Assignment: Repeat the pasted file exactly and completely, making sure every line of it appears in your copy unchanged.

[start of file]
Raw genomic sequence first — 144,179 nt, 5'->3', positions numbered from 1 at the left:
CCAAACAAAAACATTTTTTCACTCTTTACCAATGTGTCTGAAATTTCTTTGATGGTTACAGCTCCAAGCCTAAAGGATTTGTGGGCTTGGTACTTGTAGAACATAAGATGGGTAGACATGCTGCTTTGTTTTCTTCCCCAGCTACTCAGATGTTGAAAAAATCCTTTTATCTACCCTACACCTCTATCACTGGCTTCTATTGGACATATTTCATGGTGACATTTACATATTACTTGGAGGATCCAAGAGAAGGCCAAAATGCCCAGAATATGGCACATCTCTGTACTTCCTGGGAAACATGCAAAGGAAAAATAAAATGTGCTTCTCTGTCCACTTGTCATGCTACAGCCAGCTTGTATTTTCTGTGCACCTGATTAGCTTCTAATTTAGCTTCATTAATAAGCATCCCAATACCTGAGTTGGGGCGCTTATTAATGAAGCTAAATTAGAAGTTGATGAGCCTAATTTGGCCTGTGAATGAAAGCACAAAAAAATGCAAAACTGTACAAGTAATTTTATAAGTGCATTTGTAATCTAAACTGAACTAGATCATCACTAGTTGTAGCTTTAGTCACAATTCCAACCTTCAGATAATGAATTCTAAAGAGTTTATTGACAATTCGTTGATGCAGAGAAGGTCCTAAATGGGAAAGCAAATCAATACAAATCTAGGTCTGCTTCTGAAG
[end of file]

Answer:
Raw genomic sequence first — 144,179 nt, 5'->3', positions numbered from 1 at the left:
CCAAACAAAAACATTTTTTCACTCTTTACCAATGTGTCTGAAATTTCTTTGATGGTTACAGCTCCAAGCCTAAAGGATTTGTGGGCTTGGTACTTGTAGAACATAAGATGGGTAGACATGCTGCTTTGTTTTCTTCCCCAGCTACTCAGATGTTGAAAAAATCCTTTTATCTACCCTACACCTCTATCACTGGCTTCTATTGGACATATTTCATGGTGACATTTACATATTACTTGGAGGATCCAAGAGAAGGCCAAAATGCCCAGAATATGGCACATCTCTGTACTTCCTGGGAAACATGCAAAGGAAAAATAAAATGTGCTTCTCTGTCCACTTGTCATGCTACAGCCAGCTTGTATTTTCTGTGCACCTGATTAGCTTCTAATTTAGCTTCATTAATAAGCATCCCAATACCTGAGTTGGGGCGCTTATTAATGAAGCTAAATTAGAAGTTGATGAGCCTAATTTGGCCTGTGAATGAAAGCACAAAAAAATGCAAAACTGTACAAGTAATTTTATAAGTGCATTTGTAATCTAAACTGAACTAGATCATCACTAGTTGTAGCTTTAGTCACAATTCCAACCTTCAGATAATGAATTCTAAAGAGTTTATTGACAATTCGTTGATGCAGAGAAGGTCCTAAATGGGAAAGCAAATCAATACAAATCTAGGTCTGCTTCTGAAG